How to be helpful, not awkward, around your friends with infertility

Heidi Charalambous

I remember it like it was yesterday. I was mingling in the atrium at church, hugging friends and wishing them a happy Mother’s Day, offering to take family photos so no one had to be left out. I thought I was fine. 

Then it happened. 

A young man holding a silver tray of chocolates walked up with all the pride and excitement of a kid who just learned to tie his shoes, and said, “Happy Mother’s Day!”

I didn’t know what to say. The candy was for mothers. And despite years of trying, my husband and I were still a family of two. 

The prickling behind my eyes started almost immediately, and my heart dropped because I knew there was no way out to avoid awkwardness.

He had no way to know I wasn’t a mom. I was the right age. I was married. I was female, and I was in church on Mother’s Day. All the signs were there. 

I forced a smile, thanked him, and told him I wasn’t a mom. Then, as politely as I could, I speed-walked to an empty office where I cried on the phone to a friend.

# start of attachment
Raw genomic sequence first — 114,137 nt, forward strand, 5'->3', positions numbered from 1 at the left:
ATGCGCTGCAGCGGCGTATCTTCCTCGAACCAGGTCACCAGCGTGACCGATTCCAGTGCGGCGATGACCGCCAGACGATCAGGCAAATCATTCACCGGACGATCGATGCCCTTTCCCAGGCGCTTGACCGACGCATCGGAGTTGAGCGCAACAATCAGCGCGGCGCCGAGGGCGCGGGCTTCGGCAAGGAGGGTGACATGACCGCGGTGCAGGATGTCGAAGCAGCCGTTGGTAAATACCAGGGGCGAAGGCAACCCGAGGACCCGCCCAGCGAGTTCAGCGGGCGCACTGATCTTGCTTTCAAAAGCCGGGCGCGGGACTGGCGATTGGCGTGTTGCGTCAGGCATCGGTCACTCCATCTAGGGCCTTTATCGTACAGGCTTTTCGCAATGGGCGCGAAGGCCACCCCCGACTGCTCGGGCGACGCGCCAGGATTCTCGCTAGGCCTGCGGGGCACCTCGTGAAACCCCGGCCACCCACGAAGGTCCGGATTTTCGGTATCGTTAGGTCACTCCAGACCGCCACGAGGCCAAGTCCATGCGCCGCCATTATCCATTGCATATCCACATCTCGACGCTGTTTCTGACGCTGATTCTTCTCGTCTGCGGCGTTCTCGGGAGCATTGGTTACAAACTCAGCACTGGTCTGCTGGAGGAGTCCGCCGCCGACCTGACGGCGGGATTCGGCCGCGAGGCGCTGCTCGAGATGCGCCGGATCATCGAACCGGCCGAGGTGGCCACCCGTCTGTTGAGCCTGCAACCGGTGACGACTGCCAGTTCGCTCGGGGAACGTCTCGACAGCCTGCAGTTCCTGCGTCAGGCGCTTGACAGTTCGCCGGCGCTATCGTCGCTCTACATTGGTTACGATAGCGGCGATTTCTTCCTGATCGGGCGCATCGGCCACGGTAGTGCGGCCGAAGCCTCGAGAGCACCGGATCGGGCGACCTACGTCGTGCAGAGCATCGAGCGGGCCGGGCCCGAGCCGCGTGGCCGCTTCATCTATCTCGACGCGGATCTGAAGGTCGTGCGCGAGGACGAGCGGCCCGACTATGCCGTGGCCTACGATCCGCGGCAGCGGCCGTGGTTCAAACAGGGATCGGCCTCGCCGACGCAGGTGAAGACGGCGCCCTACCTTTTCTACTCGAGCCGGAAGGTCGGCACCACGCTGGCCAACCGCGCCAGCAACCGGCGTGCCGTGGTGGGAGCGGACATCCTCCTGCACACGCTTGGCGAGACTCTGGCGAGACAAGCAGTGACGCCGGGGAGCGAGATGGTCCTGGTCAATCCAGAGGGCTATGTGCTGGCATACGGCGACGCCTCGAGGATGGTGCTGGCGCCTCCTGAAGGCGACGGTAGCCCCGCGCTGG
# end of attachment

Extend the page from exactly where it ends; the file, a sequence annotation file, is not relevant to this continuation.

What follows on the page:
You don’t have to experience the same problem to be sympathetic to someone’s pain. 

Mother’s Day is a tough time for a lot of women who long to be mothers. If you’ve never been through infertility, it can be hard to know how to help. For those walking through infertility, it’s equally as hard to know how to ask for help. 

But if I’ve learned one thing in nearly seven years of waiting, it’s that you don’t have to experience the same problem to be sympathetic to someone’s pain. 

Everything the Bible tells us about how to help someone who is hurting applies here, too.

Three Ways to Help Someone With Dealing With Infertility

1. Acknowledge their pain.

There’s a commercial on TV right now where two men sit down to breakfast and one confesses to the other that his daughter started using heroin. The man on the other side of the table looks down, fumbling to come up with a response. The camera cuts back to the man who confessed the problem, and he’s staring out the window, looking even more concerned than before.